Those experiencing the worst broken links in their supply chains are businesses that rely on international suppliers and Amazon FBA. Amazon in particular has deprioritized all products deemed “non-essential,” which covers basically everything except for household staples, medical supplies and other high-demand items. Sellers and consumers alike can expect major delays with deliveries estimated more than a month from order placement.
Overall, aside from expected delays out of quarantined areas in China and Italy, major shipping carriers have reported business as usual. This is certainly good news, but shipping is only one link of your supply chain. What about the rest of it?
Supply chain mapping is the process of auditing each product’s entire roadmap from the raw materials stage to the delivery on the end customer’s doorstep. It is a costly and laborious process, yes, but it is worth the investment because it gives you the information you need to identify high-risk suppliers, parts and sites and alternative sourcing methods in case a crisis strikes. Then, you’ll be first in line with these alternative providers—proactive while everyone else is reactive. According to Forrester, 94% of the Fortune 1,000 have experienced coronavirus related supply chain disruptions, which shows a huge majority of companies are scrambling to react.
Companies often find the value of a supply chain map far exceeds the cost of its creation, and it is the best preparation for events like natural disasters, financial market downturns and even global pandemics. Sometimes, it also reveals a need to switch suppliers in order to avoid the impact of a global catastrophe.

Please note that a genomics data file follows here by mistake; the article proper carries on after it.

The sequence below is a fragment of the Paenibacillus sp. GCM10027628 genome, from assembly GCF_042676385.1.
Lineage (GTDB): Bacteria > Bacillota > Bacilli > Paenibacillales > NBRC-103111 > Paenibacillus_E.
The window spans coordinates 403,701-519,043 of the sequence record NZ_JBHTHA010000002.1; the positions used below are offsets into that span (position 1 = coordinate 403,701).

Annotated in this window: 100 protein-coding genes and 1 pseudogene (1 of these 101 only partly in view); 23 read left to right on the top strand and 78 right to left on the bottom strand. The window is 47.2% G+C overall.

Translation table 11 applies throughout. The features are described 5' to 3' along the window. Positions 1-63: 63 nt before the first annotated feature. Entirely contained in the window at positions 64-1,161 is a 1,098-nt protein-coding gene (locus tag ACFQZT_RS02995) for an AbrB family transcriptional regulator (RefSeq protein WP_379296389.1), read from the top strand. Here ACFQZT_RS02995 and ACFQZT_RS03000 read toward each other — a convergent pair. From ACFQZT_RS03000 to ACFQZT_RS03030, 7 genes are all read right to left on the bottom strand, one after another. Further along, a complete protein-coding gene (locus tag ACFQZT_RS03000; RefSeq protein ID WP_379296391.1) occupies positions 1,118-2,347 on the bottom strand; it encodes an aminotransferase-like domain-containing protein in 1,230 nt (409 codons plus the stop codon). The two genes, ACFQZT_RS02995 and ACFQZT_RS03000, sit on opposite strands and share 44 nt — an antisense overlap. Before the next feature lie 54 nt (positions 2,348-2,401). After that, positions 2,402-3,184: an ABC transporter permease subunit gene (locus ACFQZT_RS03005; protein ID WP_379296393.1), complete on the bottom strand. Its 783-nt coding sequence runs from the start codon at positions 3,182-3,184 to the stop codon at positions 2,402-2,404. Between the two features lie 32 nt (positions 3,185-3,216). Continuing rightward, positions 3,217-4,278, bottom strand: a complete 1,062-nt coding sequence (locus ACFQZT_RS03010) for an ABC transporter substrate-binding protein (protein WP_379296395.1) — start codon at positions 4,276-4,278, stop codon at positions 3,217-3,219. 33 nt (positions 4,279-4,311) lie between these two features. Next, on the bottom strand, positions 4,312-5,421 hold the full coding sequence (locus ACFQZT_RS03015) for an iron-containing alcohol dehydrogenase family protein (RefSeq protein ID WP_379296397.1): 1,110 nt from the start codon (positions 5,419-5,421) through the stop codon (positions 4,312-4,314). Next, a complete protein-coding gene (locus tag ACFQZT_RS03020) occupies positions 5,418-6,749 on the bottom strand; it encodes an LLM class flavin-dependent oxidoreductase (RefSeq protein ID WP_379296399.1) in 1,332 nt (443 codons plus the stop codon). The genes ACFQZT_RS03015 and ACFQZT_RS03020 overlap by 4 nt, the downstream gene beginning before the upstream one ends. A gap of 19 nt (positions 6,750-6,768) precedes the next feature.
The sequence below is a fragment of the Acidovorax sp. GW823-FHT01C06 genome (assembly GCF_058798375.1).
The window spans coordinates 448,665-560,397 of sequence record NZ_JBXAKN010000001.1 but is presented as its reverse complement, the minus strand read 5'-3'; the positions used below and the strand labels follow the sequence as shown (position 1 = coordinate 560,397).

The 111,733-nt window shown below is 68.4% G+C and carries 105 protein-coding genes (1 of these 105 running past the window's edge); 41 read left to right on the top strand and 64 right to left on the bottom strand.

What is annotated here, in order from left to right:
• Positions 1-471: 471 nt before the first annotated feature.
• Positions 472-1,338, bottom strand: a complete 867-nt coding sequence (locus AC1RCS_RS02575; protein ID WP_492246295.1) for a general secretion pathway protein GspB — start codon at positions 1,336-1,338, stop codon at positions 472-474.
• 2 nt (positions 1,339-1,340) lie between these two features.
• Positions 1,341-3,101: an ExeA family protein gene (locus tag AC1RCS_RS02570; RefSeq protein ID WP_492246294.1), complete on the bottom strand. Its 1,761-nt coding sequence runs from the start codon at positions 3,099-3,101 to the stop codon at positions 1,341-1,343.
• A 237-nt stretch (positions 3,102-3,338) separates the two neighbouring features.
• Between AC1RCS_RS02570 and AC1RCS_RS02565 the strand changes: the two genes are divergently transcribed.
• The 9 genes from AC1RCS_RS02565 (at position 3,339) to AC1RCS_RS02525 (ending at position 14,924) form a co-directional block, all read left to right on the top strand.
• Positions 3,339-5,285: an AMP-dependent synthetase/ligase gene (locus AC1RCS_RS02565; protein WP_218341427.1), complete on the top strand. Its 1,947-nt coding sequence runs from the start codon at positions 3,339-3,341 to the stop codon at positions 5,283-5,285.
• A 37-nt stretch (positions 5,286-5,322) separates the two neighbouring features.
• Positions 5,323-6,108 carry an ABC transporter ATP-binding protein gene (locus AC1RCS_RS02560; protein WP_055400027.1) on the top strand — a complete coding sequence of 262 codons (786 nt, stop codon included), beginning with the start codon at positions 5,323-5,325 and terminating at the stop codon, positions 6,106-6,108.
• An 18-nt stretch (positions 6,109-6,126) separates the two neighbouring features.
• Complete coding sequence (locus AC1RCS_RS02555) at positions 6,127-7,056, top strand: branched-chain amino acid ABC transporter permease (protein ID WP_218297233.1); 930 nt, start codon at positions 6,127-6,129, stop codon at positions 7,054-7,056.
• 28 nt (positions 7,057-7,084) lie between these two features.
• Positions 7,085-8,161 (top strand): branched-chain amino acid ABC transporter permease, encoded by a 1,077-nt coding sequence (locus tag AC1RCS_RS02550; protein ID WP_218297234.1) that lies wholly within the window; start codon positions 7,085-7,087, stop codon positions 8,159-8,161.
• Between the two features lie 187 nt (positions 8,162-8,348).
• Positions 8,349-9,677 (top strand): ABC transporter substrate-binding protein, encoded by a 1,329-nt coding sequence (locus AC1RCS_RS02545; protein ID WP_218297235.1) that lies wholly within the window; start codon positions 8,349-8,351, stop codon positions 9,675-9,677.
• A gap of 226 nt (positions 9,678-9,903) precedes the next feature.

Increasingly in the last year, economists have been advising businesses to start localizing their supply chains in order to avoid Chinese tariffs. A recent BizBuySell survey found that as of February 2020, the cost of doing business had increased by 37% for U.S. small businesses, and 46% of them were losing customers. There was a clear price to pay, even before the coronavirus outbreak, and now the stakes are even higher.
Localizing your supply chain can mean either finding US-based suppliers or building a new factory here in the States. Either way, you’d be taking advantage of the diverse American resources and being better prepared for a disaster because you’re not putting all of your eggs in one basket. Furthermore, making the switch would boost our economy by revamping the manufacturing, farming and other blue collar sectors whose work has been suffering due to outsourcing and automation. A return to an all-American supply chain would create jobs, train employees to be highly skilled workers and even reduce carbon footprint because of shorter transportation distances.
There are other benefits to localizing your supply chain: saving on energy costs, moving away from ethically questionable labor practices in third-world markets and being able to keep up with an ever-quicker trend cycle because you don’t have to wait for overseas shipping.